American Heritage® Dictionary of the English Language, Fourth Edition
- n. Sleep; rest.
- n. A crude or makeshift bed.
- v. To go to bed, especially in a crude or makeshift bed; sleep.
Century Dictionary and Cyclopedia
- v. To avoid work, shirk, etc.
- v. UK, slang To sleep in the open or in a derelict building because one is homeless
- n. Work avoidance.
- n. Easy piece of work
- adj. Describes a useless or lazy person. Generally combined with expletive noun, especially cunt.
GNU Webster's 1913
- n. Slang A place to sleep in; a bed; hence, sleep.
- v. to sleep in a convenient place.
- v. sleep in a convenient place
- Perhaps alteration of dorse, back, from Latin dorsum. (American Heritage® Dictionary of the English Language, Fourth Edition)
“I had read about doss-houses (they are never called doss-houses, by the way), and I supposed that one could get a bed for fourpence or thereabouts.”
“Such, sir, are you by general confession; such are the things achieved by you, the greatest and most glorious of our countrymen, the director of our public councils, the leader of unconquered armies, the father of your country; for by that title doss every good man hail you with sincere and voluntary praise. ”
“And he would; right now his doss was a stable garret, cheap enough and cool enough even by day, now it was summer, but boring.”
“An Unfortunate could not get out of the weather and find a bit of food unless she could convince a man to take her in or give her small change so she could rent a bed for the night in a common lodging house called a doss-house.”
“Name, age, occupation, place of birth, condition of destitution, and the previous night's "doss," were taken with lightning-like rapidity by the superintendent; and as I turned I was startled by a man's thrusting into my hand something that felt like”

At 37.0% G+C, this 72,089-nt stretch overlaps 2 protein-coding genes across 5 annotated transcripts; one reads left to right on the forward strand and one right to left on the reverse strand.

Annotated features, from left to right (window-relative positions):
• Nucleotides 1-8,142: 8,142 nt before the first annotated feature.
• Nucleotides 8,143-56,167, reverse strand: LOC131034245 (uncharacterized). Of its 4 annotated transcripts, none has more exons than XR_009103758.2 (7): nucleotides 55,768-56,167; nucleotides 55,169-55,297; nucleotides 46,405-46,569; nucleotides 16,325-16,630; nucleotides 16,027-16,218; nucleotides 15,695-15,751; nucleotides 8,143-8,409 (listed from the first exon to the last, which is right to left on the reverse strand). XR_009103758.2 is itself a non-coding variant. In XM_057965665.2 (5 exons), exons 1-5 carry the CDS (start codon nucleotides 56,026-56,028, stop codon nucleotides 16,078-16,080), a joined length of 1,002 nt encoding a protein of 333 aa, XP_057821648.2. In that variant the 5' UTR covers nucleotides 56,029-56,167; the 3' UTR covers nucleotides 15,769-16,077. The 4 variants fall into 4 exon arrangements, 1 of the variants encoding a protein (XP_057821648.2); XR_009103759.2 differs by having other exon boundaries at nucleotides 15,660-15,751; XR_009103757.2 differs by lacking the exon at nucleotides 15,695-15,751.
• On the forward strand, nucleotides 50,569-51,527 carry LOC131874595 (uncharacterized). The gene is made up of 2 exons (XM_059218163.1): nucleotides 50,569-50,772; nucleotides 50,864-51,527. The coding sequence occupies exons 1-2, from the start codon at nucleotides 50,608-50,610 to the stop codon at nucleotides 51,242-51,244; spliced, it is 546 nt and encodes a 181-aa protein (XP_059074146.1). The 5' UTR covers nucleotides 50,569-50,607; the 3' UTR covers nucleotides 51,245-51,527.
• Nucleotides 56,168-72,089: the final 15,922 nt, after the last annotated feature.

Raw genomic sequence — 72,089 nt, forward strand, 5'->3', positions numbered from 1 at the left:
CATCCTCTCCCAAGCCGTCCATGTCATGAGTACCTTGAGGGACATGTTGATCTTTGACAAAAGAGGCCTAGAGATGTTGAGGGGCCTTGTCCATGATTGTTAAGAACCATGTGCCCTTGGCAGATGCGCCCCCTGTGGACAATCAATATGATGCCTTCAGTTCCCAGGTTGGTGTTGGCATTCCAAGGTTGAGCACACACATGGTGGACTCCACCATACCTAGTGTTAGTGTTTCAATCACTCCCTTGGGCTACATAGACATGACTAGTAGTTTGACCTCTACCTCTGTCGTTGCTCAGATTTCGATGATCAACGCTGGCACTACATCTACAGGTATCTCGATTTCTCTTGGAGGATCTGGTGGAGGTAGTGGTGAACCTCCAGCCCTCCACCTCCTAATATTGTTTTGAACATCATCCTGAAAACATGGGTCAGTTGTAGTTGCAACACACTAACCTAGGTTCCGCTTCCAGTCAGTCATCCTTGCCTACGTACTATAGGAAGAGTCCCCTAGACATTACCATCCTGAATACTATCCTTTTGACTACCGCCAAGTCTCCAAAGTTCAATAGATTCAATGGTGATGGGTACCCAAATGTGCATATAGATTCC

“As an instance of their despatch, they will take your bedding ashore in the morning, and by tea-time you will receive it ready for turning in, the blanket washed and dried, the hair teazed and made so soft that you would scarcely fancy it was the same old "doss" again.”
“For myself, I had not been in a bed for so long that I positively felt restless, and almost rolled out of bed so as to have a comfortable "doss" on the ground (it seemed like a case of the pig returning to its wallowing).”
“To pound one's wife to a jelly and break a few of her ribs is a trivial offence compared with sleeping out under the naked stars because one has not the price of a doss.”
“I believe Gadget wrote about the tendency of many “Police Officers” to do the bare minimum at the front line before trying to find a comfy doss job.”
“Embankment; but things looked brighter for next week, and he might possibly get in a few days 'work and have a bed in some doss-house.”
These user-created lists contain the word ‘doss’.
May you be (a) . . . .
I imagine most of these will be Anglo-Saxon, not likely to crop up in the average day's conversation, and thus excellent for Scrabble. ("most" is too common, likewise "will" and even "crop", in an...
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Words and phrases from Jonathan Stroud's The Amulet of Samarkand.
Words I've come across while reading and looked up in the dictionary.
words I read but don't know
This is a list of the more difficult English words found in James Joyce's Ulysses. It will continually be updated as I read along. The list is in reverse chronological order, meaning that the last ...
Choice words from Adair's translation of La Disparition
God I love British words, especially combined with that tasty accent of theirs...
Looking for tweets for doss.